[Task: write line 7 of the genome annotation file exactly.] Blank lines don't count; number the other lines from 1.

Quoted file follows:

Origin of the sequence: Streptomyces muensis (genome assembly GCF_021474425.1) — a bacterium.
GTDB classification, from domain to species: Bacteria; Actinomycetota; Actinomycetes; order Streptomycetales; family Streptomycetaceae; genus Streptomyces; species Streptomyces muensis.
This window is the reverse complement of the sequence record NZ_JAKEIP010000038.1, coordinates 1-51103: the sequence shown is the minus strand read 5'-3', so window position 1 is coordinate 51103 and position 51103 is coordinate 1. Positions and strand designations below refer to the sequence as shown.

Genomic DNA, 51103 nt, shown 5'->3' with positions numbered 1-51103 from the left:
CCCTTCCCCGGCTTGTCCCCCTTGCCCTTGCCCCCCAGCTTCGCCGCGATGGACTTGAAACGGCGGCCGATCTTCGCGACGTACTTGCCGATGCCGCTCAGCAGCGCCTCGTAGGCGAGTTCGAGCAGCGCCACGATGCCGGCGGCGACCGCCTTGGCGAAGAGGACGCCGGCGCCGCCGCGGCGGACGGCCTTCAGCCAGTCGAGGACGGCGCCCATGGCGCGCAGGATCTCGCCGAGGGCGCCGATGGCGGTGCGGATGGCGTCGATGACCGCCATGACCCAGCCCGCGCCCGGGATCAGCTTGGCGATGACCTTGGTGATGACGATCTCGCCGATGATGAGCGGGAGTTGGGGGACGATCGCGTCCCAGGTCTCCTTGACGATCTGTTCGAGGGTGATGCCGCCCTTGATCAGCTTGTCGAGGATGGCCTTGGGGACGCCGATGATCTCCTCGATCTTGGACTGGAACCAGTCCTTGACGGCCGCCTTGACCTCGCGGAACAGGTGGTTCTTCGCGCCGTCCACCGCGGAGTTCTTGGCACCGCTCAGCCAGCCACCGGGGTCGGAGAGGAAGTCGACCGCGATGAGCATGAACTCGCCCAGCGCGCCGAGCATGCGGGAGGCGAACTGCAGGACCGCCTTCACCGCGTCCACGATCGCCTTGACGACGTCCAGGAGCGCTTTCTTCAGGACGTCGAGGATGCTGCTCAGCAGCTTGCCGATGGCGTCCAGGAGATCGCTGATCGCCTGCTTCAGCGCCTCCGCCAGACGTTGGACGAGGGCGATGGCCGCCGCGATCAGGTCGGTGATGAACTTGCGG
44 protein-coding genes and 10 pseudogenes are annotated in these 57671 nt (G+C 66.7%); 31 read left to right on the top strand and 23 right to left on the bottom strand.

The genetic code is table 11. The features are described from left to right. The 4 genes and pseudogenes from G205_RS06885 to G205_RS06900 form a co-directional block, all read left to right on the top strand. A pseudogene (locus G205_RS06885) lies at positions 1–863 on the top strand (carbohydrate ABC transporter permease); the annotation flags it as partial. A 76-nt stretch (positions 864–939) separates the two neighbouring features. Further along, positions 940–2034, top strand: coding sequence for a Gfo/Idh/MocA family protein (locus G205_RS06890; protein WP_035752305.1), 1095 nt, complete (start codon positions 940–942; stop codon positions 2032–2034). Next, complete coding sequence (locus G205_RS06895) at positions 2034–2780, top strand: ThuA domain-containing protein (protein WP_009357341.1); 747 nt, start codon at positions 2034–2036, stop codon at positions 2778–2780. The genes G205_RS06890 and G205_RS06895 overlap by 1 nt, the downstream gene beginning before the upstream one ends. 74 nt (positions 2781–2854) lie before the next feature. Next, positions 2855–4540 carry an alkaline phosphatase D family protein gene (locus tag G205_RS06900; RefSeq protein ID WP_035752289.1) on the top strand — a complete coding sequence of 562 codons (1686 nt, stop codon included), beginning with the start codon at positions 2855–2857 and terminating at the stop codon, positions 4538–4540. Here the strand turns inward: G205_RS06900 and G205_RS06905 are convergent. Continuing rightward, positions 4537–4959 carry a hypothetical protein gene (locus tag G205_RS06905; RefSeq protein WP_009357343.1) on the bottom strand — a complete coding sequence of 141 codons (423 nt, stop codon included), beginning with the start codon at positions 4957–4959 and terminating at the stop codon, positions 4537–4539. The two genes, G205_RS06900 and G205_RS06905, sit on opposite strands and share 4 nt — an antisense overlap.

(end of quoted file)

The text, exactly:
The genetic code is table 11. The features are described from left to right. The 4 genes and pseudogenes from G205_RS06885 to G205_RS06900 form a co-directional block, all read left to right on the top strand. A pseudogene (locus G205_RS06885) lies at positions 1–863 on the top strand (carbohydrate ABC transporter permease); the annotation flags it as partial. A 76-nt stretch (positions 864–939) separates the two neighbouring features. Further along, positions 940–2034, top strand: coding sequence for a Gfo/Idh/MocA family protein (locus G205_RS06890; protein WP_035752305.1), 1095 nt, complete (start codon positions 940–942; stop codon positions 2032–2034). Next, complete coding sequence (locus G205_RS06895) at positions 2034–2780, top strand: ThuA domain-containing protein (protein WP_009357341.1); 747 nt, start codon at positions 2034–2036, stop codon at positions 2778–2780. The genes G205_RS06890 and G205_RS06895 overlap by 1 nt, the downstream gene beginning before the upstream one ends. 74 nt (positions 2781–2854) lie before the next feature. Next, positions 2855–4540 carry an alkaline phosphatase D family protein gene (locus tag G205_RS06900; RefSeq protein ID WP_035752289.1) on the top strand — a complete coding sequence of 562 codons (1686 nt, stop codon included), beginning with the start codon at positions 2855–2857 and terminating at the stop codon, positions 4538–4540. Here the strand turns inward: G205_RS06900 and G205_RS06905 are convergent. Continuing rightward, positions 4537–4959 carry a hypothetical protein gene (locus tag G205_RS06905; RefSeq protein WP_009357343.1) on the bottom strand — a complete coding sequence of 141 codons (423 nt, stop codon included), beginning with the start codon at positions 4957–4959 and terminating at the stop codon, positions 4537–4539. The two genes, G205_RS06900 and G205_RS06905, sit on opposite strands and share 4 nt — an antisense overlap.